Employing Nanostructured Scaffolds to Investigate the Mechanical Properties of Adult Mammalian Retinae Under Tension.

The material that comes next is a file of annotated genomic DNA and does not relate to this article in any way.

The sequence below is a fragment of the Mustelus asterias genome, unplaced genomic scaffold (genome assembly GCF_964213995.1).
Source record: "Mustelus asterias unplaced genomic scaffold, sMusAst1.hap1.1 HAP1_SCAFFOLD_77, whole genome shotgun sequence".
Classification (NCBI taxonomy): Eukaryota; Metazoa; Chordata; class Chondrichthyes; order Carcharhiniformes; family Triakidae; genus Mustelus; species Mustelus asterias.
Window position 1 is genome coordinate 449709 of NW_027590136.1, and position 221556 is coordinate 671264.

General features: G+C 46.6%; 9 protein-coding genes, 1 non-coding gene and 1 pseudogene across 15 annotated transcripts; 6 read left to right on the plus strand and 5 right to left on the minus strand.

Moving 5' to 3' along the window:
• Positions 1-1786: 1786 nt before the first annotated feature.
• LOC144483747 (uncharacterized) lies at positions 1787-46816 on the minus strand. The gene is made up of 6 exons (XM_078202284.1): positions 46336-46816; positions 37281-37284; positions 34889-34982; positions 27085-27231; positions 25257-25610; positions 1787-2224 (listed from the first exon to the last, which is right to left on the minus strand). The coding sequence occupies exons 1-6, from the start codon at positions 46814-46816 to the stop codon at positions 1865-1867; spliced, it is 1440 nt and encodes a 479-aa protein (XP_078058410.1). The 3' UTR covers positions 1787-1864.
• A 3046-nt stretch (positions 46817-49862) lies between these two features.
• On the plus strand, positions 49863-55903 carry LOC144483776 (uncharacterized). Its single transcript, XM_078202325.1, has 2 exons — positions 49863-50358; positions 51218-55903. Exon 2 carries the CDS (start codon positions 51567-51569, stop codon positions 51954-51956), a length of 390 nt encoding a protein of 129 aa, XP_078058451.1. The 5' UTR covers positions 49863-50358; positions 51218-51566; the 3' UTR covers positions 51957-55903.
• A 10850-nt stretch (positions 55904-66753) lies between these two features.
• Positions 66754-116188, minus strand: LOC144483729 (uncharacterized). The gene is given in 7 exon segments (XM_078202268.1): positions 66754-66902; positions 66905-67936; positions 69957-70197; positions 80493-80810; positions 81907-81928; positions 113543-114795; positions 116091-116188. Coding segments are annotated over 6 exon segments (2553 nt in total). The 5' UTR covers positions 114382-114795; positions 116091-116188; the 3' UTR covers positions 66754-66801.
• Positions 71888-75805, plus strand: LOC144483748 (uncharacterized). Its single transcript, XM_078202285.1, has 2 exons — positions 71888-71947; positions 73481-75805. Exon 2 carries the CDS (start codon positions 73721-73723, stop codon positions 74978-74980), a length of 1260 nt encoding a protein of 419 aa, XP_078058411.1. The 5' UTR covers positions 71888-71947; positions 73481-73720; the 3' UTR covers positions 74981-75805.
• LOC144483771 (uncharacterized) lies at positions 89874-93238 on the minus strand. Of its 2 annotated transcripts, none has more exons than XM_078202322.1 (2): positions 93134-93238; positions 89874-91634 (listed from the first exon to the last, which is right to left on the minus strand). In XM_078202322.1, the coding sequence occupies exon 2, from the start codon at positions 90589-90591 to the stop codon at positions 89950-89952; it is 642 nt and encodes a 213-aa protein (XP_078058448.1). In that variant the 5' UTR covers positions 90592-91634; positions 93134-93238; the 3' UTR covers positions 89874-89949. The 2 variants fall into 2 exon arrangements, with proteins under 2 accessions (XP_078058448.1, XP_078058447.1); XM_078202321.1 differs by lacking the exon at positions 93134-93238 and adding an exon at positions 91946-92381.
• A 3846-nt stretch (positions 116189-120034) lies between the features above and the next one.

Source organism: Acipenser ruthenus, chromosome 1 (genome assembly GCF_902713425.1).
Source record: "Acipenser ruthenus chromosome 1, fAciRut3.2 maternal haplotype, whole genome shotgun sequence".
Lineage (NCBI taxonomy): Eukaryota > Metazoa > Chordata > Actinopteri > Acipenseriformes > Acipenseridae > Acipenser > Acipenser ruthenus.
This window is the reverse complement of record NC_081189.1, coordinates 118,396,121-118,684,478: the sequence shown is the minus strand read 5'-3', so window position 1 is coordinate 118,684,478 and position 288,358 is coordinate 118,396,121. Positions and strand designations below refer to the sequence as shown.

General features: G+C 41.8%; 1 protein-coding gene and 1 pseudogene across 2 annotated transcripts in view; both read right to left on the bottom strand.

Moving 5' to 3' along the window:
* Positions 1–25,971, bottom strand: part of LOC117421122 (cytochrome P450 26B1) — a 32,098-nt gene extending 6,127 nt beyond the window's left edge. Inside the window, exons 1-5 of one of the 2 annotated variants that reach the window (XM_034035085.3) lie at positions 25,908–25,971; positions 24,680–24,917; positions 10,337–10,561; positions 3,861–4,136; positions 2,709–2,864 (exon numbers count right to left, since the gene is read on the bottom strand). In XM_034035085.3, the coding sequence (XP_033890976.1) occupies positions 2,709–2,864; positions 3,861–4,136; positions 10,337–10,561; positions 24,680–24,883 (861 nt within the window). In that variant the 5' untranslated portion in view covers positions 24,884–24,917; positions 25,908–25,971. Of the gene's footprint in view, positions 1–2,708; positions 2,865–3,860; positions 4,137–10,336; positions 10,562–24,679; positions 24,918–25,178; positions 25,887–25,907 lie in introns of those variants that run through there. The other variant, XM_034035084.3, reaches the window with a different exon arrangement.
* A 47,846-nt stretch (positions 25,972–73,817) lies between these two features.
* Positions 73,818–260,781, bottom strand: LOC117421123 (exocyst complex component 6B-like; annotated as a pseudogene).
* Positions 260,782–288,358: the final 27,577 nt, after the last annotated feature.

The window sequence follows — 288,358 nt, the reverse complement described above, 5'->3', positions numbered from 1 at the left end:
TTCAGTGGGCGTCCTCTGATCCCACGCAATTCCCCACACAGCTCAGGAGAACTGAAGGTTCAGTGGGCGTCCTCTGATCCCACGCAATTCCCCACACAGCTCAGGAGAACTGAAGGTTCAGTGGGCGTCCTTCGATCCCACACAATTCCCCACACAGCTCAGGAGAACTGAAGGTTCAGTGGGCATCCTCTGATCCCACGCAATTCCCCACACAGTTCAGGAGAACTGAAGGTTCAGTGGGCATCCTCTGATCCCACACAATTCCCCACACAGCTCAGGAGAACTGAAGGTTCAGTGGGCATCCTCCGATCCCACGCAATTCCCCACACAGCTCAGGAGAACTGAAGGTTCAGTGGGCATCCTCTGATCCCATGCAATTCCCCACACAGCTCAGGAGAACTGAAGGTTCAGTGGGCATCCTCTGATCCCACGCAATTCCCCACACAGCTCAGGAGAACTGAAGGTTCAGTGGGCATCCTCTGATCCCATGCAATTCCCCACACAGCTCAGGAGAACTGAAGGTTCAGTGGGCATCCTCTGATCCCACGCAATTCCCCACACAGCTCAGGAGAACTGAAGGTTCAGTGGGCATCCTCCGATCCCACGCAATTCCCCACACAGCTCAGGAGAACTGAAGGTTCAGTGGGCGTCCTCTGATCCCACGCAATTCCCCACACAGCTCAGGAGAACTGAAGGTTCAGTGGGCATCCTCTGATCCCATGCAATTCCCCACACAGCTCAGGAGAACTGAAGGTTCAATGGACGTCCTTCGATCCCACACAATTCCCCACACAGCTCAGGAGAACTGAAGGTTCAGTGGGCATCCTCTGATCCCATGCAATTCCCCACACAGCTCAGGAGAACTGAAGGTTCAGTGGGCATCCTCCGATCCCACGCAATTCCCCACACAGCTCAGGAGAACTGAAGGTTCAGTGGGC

Numerous eye diseases are linked to biomechanical dysfunction of the retina. However, the underlying forces are almost impossible to quantify experimentally. Here, we show how biomechanical properties of adult neuronal tissues such as porcine retinae can be investigated under tension in a home-built tissue stretcher composed of nanostructured TiO2 scaffolds coupled to a self-designed force sensor. The employed TiO2 nanotube scaffolds allow for organotypic long-term preservation of adult tissues ex vivo and support strong tissue adhesion without the application of glues, a prerequisite for tissue investigations under tension. In combination with finite element calculations we found that the deformation behavior is highly dependent on the displacement rate which results in Young's moduli of (760-1270) Pa. Image analysis revealed that the elastic regime is characterized by a reversible shear deformation of retinal layers. For larger deformations, tissue destruction and sliding of retinal layers occurred with an equilibration between slip and stick at the interface of ruptured layers, resulting in a constant force during stretching. Since our study demonstrates how porcine eyes collected from slaughterhouses can be employed for ex vivo experiments, our study also offers new perspectives to investigate tissue biomechanics without excessive animal experiments.